I’ve been asking the question to myself, why rewrite? From a personal level, when refactoring code it’s either to drive to an optimal solution, or an opportunity has been identified to take advantage of existing functionality for reuse. The benefits of refactoring are substantial to aid maintainability and reuse, but why do organisations believe that technology stacks should be rewritten in their entirety. The evolving nature of technology is reflected within enterprise by ‘The Re-write Anti-Pattern of Two Years’. Why is there a need to undertake a substantial risk and cost to perform this task that will not provide any new functionality? Is the focus for change driven by technology instead of the business? Are employees trying to justify their need to the business? Is it a political game of self-fulfilling prophecy? With all these, distortion is evident.
Humans do the following: –
- Observe a pattern
- Create abstractions and generalisations
- These generalisations form a framework
- People begin to subvert the framework
- Simplicity grows out of adversity.
Seeing structure is a primal instinct. The methods of how this is then perceived differ between individuals. When structures are deleted and generalised the results can greatly differ due to this; thus leading to distortion through over complicating the original structure. This distortion can be taken advantage of. Marketing companies develop strategies that take advantage of this by defining a proposition aimed at making things easier i.e. you have got yourself into this mess, we will get you out of it. A similar strategy is used by individuals within organisations to drive their status, or simply to provide them with a purpose within it (as identified by Cyril Northcote Parkinson “Work expands so as to fill the time available for its completion”).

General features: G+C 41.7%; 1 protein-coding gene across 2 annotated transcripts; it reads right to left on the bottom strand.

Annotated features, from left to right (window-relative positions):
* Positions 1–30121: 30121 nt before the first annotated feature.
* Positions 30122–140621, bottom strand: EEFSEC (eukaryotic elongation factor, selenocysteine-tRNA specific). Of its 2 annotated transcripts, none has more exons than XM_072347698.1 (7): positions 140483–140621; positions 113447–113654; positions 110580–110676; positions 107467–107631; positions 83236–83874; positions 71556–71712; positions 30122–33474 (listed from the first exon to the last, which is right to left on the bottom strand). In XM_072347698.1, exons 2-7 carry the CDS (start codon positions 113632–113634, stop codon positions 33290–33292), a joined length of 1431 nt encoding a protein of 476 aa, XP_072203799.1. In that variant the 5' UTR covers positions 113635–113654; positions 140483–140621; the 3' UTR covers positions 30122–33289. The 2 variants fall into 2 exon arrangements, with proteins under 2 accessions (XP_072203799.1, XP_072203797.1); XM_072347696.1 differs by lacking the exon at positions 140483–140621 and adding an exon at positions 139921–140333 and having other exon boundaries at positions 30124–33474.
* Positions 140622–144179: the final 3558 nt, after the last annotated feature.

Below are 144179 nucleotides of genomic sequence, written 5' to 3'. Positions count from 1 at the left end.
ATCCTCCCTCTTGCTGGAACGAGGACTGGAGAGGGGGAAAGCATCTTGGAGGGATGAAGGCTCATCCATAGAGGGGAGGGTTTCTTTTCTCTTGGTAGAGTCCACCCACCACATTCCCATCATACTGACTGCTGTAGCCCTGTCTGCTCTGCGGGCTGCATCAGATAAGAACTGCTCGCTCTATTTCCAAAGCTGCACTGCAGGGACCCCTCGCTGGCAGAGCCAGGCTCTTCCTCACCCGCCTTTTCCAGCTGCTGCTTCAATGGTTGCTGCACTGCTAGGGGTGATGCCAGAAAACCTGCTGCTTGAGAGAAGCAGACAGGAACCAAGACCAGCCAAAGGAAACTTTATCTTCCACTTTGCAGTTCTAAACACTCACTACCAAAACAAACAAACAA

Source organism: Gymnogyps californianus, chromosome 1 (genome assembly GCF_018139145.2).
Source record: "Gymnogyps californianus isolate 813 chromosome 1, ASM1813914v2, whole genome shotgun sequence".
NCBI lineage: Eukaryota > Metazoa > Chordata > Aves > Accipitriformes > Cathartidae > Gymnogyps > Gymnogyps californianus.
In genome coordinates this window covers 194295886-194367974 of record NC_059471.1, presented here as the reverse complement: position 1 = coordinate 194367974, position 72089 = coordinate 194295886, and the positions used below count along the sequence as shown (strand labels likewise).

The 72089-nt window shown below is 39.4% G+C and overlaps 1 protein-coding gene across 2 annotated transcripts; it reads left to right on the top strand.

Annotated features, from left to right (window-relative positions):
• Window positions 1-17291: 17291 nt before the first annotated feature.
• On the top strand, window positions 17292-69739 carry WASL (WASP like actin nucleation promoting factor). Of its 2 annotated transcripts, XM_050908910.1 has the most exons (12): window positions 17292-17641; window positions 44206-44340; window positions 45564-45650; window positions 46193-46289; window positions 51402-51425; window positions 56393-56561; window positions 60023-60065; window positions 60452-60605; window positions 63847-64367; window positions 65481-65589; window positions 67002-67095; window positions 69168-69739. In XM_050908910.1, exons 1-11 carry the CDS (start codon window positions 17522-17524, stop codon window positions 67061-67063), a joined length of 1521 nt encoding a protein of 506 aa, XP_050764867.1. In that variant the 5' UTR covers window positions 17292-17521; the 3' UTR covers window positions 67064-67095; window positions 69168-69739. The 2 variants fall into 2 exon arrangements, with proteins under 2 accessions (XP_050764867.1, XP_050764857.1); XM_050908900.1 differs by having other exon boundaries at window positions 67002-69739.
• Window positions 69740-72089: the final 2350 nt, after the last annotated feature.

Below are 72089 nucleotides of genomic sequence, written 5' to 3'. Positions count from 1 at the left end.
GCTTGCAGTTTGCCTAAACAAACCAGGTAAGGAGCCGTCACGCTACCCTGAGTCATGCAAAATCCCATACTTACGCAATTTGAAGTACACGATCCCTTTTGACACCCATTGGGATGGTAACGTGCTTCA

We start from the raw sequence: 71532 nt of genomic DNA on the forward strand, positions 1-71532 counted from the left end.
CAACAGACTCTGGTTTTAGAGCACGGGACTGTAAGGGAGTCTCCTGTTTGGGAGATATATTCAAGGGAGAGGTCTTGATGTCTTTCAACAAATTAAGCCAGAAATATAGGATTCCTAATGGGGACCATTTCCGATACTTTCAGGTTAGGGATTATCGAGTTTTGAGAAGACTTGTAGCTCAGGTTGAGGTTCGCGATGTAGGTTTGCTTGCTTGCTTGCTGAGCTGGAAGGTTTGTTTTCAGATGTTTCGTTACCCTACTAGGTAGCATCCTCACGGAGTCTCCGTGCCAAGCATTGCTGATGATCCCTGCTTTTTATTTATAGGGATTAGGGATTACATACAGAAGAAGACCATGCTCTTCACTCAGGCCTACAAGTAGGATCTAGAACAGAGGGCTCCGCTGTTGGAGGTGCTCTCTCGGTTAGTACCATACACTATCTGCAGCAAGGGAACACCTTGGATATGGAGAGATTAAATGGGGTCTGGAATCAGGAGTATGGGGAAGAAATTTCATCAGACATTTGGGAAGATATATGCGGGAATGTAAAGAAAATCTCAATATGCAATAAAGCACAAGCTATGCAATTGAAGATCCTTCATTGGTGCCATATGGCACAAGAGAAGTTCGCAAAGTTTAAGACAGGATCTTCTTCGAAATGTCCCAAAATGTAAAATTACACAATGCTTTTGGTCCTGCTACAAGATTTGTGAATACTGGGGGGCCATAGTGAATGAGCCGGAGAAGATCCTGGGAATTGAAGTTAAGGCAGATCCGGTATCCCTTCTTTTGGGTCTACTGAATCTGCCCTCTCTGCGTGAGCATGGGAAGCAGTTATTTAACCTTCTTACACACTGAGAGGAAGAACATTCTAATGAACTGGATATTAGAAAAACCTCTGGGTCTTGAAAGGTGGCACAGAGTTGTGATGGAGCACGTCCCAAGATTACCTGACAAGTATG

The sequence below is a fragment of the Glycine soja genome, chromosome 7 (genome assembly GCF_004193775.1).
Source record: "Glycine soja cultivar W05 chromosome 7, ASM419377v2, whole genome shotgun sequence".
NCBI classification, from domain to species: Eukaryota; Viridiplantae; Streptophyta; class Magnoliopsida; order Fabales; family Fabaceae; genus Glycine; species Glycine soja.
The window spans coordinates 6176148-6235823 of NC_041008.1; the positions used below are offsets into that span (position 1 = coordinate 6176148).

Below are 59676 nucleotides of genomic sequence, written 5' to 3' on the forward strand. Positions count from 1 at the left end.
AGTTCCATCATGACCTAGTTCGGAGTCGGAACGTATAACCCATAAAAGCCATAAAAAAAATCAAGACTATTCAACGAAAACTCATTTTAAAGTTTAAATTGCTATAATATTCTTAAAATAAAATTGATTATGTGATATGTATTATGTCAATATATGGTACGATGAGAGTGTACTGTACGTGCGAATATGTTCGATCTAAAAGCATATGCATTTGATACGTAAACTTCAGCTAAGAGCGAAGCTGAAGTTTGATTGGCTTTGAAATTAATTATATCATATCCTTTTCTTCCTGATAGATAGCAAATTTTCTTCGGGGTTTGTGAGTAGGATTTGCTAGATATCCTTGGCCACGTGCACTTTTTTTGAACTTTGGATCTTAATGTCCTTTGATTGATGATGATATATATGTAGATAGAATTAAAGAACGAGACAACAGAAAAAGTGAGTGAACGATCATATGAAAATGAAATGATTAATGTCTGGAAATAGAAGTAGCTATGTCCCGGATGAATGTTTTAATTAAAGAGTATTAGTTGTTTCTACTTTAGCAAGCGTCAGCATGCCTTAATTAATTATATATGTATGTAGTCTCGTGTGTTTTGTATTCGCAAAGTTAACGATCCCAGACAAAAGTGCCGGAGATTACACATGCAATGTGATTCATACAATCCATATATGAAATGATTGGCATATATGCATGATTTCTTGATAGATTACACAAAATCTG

How do we combat these primal behaviours in humans? History sets out the use of faith and regimes to align behaviours to the common goal. The same must be followed within IT. Dan North advises that the best way to deal with this is by enforcing rules such as ‘Five Whys’, or time boxing. Examples of the use of these could be around the design of a trading algorithm, or to a project where a result must be achieved either through completion or identifying as waste. If the latter occurs, lessons must be learnt to understand why. Was the correct problem identified? Was the problem articulated to ensure that different solutions were identified and evaluated to identify the simplest solution?
Identifying the correct problem
Problems can be too large for a human to conceptualise. To enable the problem to fit, the problem is changed/distorted into another. To get around this problem every dependency is questioned. Questioning like this helps to identify where the problem really is, and also helps view the problem from different perspectives. This helps in pulling value rather than pushing a solution into a distorted problem. An example of this is an IT project driven by IT and not by the business.
Simplicity is the art of maximizing the work done
By identifying and eliminating waste, we produce more by doing less and being more agile. Staff members become more agile and are able to adapt to change; therefore less inventory and craft is required. This provides focus on delivering an optimal solution to the correct problem.
Simplicity is the key to success
In short, if your problem is large or small a limit should be placed on the time taken to solve it. A distorted view of a problem will lead to an over complicated solution to it that has been recognised by IT but not by the business. This over complication leads to an increase in complexity. Some would say that simplicity is the key to success within IT, this proves to be true.